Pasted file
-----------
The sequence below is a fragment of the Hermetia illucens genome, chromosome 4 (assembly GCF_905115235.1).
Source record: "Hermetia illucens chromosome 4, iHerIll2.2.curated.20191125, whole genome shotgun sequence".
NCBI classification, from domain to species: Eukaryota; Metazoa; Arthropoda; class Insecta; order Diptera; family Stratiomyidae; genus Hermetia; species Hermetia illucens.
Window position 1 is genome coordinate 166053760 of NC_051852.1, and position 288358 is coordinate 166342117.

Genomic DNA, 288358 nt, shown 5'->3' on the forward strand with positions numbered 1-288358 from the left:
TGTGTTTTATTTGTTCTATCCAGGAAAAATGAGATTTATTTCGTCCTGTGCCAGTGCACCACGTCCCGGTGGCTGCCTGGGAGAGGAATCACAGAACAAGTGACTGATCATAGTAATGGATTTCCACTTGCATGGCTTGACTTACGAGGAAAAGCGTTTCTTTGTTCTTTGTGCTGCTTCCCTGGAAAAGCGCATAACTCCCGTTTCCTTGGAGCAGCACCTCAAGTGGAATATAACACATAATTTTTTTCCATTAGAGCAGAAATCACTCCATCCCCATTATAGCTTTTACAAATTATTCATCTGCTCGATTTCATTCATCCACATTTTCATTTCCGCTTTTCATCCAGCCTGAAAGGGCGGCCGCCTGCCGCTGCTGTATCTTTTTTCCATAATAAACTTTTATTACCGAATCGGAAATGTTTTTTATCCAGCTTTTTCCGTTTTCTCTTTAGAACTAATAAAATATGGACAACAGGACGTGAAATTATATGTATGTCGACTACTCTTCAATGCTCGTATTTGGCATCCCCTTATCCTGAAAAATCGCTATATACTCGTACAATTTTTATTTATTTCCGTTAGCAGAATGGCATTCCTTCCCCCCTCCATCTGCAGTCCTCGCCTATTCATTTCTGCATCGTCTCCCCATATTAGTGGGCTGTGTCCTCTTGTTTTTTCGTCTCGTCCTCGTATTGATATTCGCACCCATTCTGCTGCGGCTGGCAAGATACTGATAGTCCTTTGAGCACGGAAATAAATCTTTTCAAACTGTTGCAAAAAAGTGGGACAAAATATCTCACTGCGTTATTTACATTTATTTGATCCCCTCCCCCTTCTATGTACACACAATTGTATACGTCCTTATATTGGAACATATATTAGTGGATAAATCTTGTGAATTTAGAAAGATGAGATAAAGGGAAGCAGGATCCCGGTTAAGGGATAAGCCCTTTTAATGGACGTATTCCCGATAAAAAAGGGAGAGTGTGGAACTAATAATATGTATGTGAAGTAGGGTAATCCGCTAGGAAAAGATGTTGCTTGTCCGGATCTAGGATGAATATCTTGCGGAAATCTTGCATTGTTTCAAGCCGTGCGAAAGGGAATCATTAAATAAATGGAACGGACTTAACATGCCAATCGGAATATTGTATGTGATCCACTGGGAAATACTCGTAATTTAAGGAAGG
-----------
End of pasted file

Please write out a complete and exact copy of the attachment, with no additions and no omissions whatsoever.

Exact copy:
The sequence below is a fragment of the Hermetia illucens genome, chromosome 4 (assembly GCF_905115235.1).
Source record: "Hermetia illucens chromosome 4, iHerIll2.2.curated.20191125, whole genome shotgun sequence".
NCBI classification, from domain to species: Eukaryota; Metazoa; Arthropoda; class Insecta; order Diptera; family Stratiomyidae; genus Hermetia; species Hermetia illucens.
Window position 1 is genome coordinate 166053760 of NC_051852.1, and position 288358 is coordinate 166342117.

Genomic DNA, 288358 nt, shown 5'->3' on the forward strand with positions numbered 1-288358 from the left:
TGTGTTTTATTTGTTCTATCCAGGAAAAATGAGATTTATTTCGTCCTGTGCCAGTGCACCACGTCCCGGTGGCTGCCTGGGAGAGGAATCACAGAACAAGTGACTGATCATAGTAATGGATTTCCACTTGCATGGCTTGACTTACGAGGAAAAGCGTTTCTTTGTTCTTTGTGCTGCTTCCCTGGAAAAGCGCATAACTCCCGTTTCCTTGGAGCAGCACCTCAAGTGGAATATAACACATAATTTTTTTCCATTAGAGCAGAAATCACTCCATCCCCATTATAGCTTTTACAAATTATTCATCTGCTCGATTTCATTCATCCACATTTTCATTTCCGCTTTTCATCCAGCCTGAAAGGGCGGCCGCCTGCCGCTGCTGTATCTTTTTTCCATAATAAACTTTTATTACCGAATCGGAAATGTTTTTTATCCAGCTTTTTCCGTTTTCTCTTTAGAACTAATAAAATATGGACAACAGGACGTGAAATTATATGTATGTCGACTACTCTTCAATGCTCGTATTTGGCATCCCCTTATCCTGAAAAATCGCTATATACTCGTACAATTTTTATTTATTTCCGTTAGCAGAATGGCATTCCTTCCCCCCTCCATCTGCAGTCCTCGCCTATTCATTTCTGCATCGTCTCCCCATATTAGTGGGCTGTGTCCTCTTGTTTTTTCGTCTCGTCCTCGTATTGATATTCGCACCCATTCTGCTGCGGCTGGCAAGATACTGATAGTCCTTTGAGCACGGAAATAAATCTTTTCAAACTGTTGCAAAAAAGTGGGACAAAATATCTCACTGCGTTATTTACATTTATTTGATCCCCTCCCCCTTCTATGTACACACAATTGTATACGTCCTTATATTGGAACATATATTAGTGGATAAATCTTGTGAATTTAGAAAGATGAGATAAAGGGAAGCAGGATCCCGGTTAAGGGATAAGCCCTTTTAATGGACGTATTCCCGATAAAAAAGGGAGAGTGTGGAACTAATAATATGTATGTGAAGTAGGGTAATCCGCTAGGAAAAGATGTTGCTTGTCCGGATCTAGGATGAATATCTTGCGGAAATCTTGCATTGTTTCAAGCCGTGCGAAAGGGAATCATTAAATAAATGGAACGGACTTAACATGCCAATCGGAATATTGTATGTGATCCACTGGGAAATACTCGTAATTTAAGGAAGG